- Include a landing page with value for the reader and a single call to action. Resist the urge to bore visitors by making your landing page a site directory. That’s what your navigation menu is for. Instead, determine what you want to gain and ask for it in a clear appeal. What if you want more than one thing? Combine them. (Purchase an autographed copy of my latest book, How Penguins Waddle, and receive a free copy of my in-depth report on water birds. As a special bonus, you’ll also receive the monthly Antarctic Adventure newsletter.) It’s all about presentation.
- Promote. Drive traffic to your site by making informed comments (but not blatant self-promotion) on forums and sites with an audience similar to your own. Cross-promoting with another writer or business can also be effective. You should update your social networks with links to your sites and a catchy blurb or excerpt.
Most writers, being artists, can feel a little challenged when it comes to setting up shop. Converting website traffic to sales is what we have to do, though, to reach and retain readers.
8 Replies to “10 Tips for Converting Website Visitors to Customers”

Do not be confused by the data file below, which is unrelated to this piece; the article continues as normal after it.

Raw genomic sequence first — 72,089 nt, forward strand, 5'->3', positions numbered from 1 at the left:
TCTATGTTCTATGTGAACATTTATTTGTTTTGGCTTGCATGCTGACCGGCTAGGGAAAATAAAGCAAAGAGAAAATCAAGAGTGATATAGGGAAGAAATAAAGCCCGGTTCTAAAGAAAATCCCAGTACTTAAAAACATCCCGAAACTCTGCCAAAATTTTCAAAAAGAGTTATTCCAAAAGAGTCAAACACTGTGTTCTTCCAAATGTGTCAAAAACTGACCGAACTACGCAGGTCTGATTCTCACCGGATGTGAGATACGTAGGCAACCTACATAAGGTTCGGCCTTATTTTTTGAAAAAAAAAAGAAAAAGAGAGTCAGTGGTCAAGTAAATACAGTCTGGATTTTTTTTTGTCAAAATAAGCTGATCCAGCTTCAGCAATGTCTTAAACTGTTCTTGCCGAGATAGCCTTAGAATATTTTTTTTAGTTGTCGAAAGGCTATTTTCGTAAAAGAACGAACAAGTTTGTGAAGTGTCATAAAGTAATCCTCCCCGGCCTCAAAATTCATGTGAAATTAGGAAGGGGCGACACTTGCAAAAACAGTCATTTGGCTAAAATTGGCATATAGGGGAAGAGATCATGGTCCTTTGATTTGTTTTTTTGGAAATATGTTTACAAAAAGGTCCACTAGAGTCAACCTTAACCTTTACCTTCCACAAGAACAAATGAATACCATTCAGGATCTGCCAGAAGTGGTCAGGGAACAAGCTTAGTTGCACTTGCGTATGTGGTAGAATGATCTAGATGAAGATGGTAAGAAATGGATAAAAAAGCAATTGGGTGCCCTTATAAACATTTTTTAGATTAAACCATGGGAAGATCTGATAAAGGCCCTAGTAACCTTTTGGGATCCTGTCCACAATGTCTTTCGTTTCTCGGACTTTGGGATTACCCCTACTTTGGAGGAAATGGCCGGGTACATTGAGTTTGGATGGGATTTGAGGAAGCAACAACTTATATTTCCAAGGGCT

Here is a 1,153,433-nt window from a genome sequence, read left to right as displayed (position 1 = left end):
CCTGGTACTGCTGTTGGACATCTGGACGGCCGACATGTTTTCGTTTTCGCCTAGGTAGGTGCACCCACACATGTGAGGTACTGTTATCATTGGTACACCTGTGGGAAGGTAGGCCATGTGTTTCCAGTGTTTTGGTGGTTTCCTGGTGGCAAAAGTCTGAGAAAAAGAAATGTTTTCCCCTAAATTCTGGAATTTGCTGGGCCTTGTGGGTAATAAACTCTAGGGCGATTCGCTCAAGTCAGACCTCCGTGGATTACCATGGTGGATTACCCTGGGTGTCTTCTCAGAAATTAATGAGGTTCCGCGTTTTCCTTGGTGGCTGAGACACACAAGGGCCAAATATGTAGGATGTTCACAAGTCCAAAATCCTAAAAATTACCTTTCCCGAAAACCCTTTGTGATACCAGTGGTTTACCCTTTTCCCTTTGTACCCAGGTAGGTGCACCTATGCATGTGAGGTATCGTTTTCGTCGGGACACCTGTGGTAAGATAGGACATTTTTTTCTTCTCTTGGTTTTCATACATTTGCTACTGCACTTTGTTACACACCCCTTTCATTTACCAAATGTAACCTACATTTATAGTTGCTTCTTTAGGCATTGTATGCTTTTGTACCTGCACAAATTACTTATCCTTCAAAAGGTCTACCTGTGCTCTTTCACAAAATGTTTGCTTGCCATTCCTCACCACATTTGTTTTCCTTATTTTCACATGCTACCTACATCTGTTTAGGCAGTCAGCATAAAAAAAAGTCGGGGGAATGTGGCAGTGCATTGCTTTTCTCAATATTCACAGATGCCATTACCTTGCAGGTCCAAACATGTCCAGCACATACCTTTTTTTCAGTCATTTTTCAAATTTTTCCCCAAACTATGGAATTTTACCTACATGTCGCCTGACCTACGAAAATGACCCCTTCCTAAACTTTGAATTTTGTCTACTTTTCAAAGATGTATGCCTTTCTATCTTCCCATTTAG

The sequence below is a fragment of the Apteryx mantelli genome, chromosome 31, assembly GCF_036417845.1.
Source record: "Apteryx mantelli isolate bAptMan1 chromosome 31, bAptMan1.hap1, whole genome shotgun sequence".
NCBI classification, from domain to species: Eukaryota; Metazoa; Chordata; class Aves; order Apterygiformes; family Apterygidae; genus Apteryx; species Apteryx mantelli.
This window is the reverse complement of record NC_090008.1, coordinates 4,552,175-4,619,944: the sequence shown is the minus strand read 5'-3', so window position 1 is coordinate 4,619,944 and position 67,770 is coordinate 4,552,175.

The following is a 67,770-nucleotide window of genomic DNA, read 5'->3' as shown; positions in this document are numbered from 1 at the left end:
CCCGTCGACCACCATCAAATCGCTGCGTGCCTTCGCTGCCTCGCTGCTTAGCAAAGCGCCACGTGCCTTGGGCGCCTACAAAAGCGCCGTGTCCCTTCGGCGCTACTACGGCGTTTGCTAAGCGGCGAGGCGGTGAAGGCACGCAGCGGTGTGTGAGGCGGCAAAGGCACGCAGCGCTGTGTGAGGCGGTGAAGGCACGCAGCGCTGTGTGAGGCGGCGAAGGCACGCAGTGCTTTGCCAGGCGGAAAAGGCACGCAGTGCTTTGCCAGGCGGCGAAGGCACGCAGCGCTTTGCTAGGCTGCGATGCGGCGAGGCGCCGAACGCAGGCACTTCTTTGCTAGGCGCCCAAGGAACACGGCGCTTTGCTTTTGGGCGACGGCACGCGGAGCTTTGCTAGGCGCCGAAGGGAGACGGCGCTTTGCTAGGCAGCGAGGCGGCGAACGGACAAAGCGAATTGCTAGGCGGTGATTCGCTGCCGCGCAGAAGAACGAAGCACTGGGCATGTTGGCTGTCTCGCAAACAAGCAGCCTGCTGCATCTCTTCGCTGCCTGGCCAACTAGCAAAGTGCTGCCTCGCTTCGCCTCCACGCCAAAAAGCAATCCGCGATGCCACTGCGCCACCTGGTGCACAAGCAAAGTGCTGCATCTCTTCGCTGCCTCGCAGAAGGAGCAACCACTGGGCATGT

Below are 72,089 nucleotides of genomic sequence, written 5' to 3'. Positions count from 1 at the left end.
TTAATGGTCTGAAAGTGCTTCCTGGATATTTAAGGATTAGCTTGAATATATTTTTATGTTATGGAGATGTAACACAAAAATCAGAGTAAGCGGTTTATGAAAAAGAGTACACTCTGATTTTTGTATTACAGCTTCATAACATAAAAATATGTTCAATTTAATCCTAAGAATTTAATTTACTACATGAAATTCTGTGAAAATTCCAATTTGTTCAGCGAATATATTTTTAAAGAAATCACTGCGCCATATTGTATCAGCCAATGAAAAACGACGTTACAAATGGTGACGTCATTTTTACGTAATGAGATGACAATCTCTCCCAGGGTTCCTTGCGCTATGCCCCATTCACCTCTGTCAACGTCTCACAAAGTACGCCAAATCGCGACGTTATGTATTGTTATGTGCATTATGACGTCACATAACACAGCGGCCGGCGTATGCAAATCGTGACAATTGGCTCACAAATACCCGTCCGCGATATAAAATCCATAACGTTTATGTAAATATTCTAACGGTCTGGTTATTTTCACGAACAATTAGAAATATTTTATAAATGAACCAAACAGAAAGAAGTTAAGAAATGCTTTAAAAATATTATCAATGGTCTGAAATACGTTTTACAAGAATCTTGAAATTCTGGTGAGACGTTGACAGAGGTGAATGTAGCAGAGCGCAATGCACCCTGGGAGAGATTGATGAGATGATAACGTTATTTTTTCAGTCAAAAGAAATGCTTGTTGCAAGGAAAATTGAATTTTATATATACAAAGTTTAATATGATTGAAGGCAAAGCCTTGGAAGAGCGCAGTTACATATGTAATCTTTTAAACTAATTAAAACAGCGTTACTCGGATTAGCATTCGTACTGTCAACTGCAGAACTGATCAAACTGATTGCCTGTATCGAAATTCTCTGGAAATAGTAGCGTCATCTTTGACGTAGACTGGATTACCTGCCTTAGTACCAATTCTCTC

Great advice here. I’ll be your next question for a future post. 🙂 How do you create a landing page? I love the idea but I think I may be technically challenged. lol
The technology is easy in a self-hosted WordPress site, Melissa. Create your landing page, and then in your WordPress dashboard, go to Settings>General Settings>Reading. Under “Front Page Displays” select “A Static Page.” Set your front page by selecting the landing page you created from the drop-down menu. If you also have a blog, under “Posts Page,” select the name of your blog page from the drop-down menu. Save your changes.
What goes into the landing page you create is a subject for another post.
I just created a brand new website using my name as part of the domain, (weird, but I’m told needed). Though it’s still under construction, I’m beginning to take some of the steps you listed, and have already seen benefits. Thank you for the ideas on areas I hadn’t yet thought of.
Your post could help me take my site from that of hopeful order-taker to pro-active money-maker, as well as something that informs and helps others. I always appreciate your insights, Janalyn. Please keep them coming. 🙂
That’s great to hear, Anita. I’m glad to help. Yes, you want your name in your website URL since this helps internet search engines identify the site as yours and places you higher in results when readers search for you by name. Exact matches in order and with no other words are best.
Great tips, Janalyn! Thanks for a thought provoking and helpful post.
You’re welcome, Mindy. I hope my tips help you.
Wonderful tips! I am currently working on a website and these will certainly help me in the planning stages. It is a bit overwhelming–especially when your technology skills aren’t up to par! Thank goodness for my friend and writing partner, Morgan.
Developing your own website is a learning experience. Be patient with yourself and you’ll be ahead. I’m glad I could help you a little.